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The mid 1800s was a difficult time for many in the St. Louis region, especially children. In 1849, there was a disastrous fire downtown and a cholera epidemic. Immigrant families began arriving in large numbers, some to settle, more to move westward by wagon train. Living conditions were hard for some adults and even worse for many children.

Orphanages were established to ease the situation for families in need. Sometimes children became orphans when one parent died and the other parent could not financially care for the child. Occasionally, when both parents were living and funds were short, it was necessary to send one or more children to an orphanage.

Over the past 150 years, numerous orphan homes were established in St. Louis by religious organizations to care for the young. The box to the left contains a link to some of the orphanages located in St. Louis. Various institutions had certain criteria for accepting the children. Some housed only children younger than three years; others accepted only children older than three. Many facilities helped families of a specific religion. One home took in “delinquent, neglected, and incorrigible girls.”

Orphan Trains


The famous Orphan Trains also stopped in St. Louis. The idea was to remove children from the polluted, crowded cities and place them in the country, preferably where they could work on farms. State and national organizations help descendants of the Orphan Train riders.

Records


Early St. Louis adoptions (before 1917) may appear mixed in with Land Records information. The Recorder of Deeds office at St. Louis City Hall maintains a card file, not open to the public, but searchable by staff. Given a name and date, they will search the index to see if an adoption record can be located and in which deed book it is recorded. Mail inquiries are welcome:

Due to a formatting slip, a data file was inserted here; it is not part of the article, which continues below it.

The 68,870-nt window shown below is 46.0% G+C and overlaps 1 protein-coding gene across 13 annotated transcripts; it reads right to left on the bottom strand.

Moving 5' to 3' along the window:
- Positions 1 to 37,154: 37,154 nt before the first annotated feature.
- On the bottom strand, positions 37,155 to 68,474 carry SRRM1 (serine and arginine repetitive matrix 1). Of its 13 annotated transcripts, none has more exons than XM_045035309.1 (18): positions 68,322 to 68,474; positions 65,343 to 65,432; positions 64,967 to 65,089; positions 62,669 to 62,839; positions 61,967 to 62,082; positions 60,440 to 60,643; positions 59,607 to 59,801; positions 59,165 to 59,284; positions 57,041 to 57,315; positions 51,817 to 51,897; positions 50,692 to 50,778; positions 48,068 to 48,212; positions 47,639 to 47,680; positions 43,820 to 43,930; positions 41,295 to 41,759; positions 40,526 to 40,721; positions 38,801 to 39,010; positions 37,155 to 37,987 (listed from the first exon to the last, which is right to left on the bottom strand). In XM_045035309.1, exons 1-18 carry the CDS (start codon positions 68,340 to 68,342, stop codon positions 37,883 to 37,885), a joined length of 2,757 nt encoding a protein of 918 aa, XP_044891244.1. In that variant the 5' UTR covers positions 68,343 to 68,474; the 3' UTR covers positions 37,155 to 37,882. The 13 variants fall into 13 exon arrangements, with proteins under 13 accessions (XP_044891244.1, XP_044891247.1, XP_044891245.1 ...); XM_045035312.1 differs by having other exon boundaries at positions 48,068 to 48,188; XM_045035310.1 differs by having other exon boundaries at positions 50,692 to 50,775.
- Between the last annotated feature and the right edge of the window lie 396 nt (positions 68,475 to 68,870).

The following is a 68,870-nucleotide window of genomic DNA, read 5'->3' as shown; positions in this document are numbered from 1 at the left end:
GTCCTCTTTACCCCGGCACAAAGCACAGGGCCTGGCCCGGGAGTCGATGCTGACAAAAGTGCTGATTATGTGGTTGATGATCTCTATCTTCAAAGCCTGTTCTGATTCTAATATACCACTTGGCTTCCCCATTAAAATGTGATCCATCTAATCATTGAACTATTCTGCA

Recorder of Deeds Office,
St. Louis City Hall,
1200 Market St.,
St. Louis MO 63103.

After 1917, Juvenile Court records begin. There was apparently an early Orphans’ Court, which was part of the Probate Court, but no one seems to actually know where those records are currently. However, Probate Court does have records of guardianship.

Many adoption records are not accessible to the public, making orphanage records very important when they can be found. The Missouri Historical Society has the St. Louis Protestant Orphan Asylum minute book, 1834–1852 (abstracted), and the record book of admissions and removals, 1882–1916. Other orphanage records are scattered; some are with local libraries and historical societies; some are with religious institutions. Finding the records for a particular orphanage may take skill and patience.

Don’t overlook the United States federal censuses as a source for information on orphans. The institutions were enumerated along with all other dwellings in each neighborhood. You may find your orphaned ancestors in each census with answers to as many questions as were provided. In addition, the 1880 census had a supplemental schedule, “Defective, Dependent, and Delinquent Classes,” that listed name, city, county, state or country of origin, status of parents, date of admission, and names of siblings in the same institution.

Bibliography

German St. Vincent’s Orphan Association. Centennial Anniversary of German Saint Vincent Orphan Association of St. Louis, Missouri, 1850–1950. St. Louis: German St. Vincent’s Orphan Association, 1950.

Greenwood, Peggy Thomason. “Beyond the Orphanage.” St. Louis Genealogical Society Quarterly 24 (winter 1991).

Guinn, Lisa G. "Building Useful Women" from the Depths of Poverty: The Founding and Establishment of the Girls' Industrial Home and School in St. Louis, 1853--1916." Missouri Historical Review, volume 100 (April 2006).

Kimbrough, Mary. 125 Years of Caring: A History of Family and Children’s Service of Greater St. Louis, 1860–1985. St. Louis: Family & Children’s Service, 1985.

 

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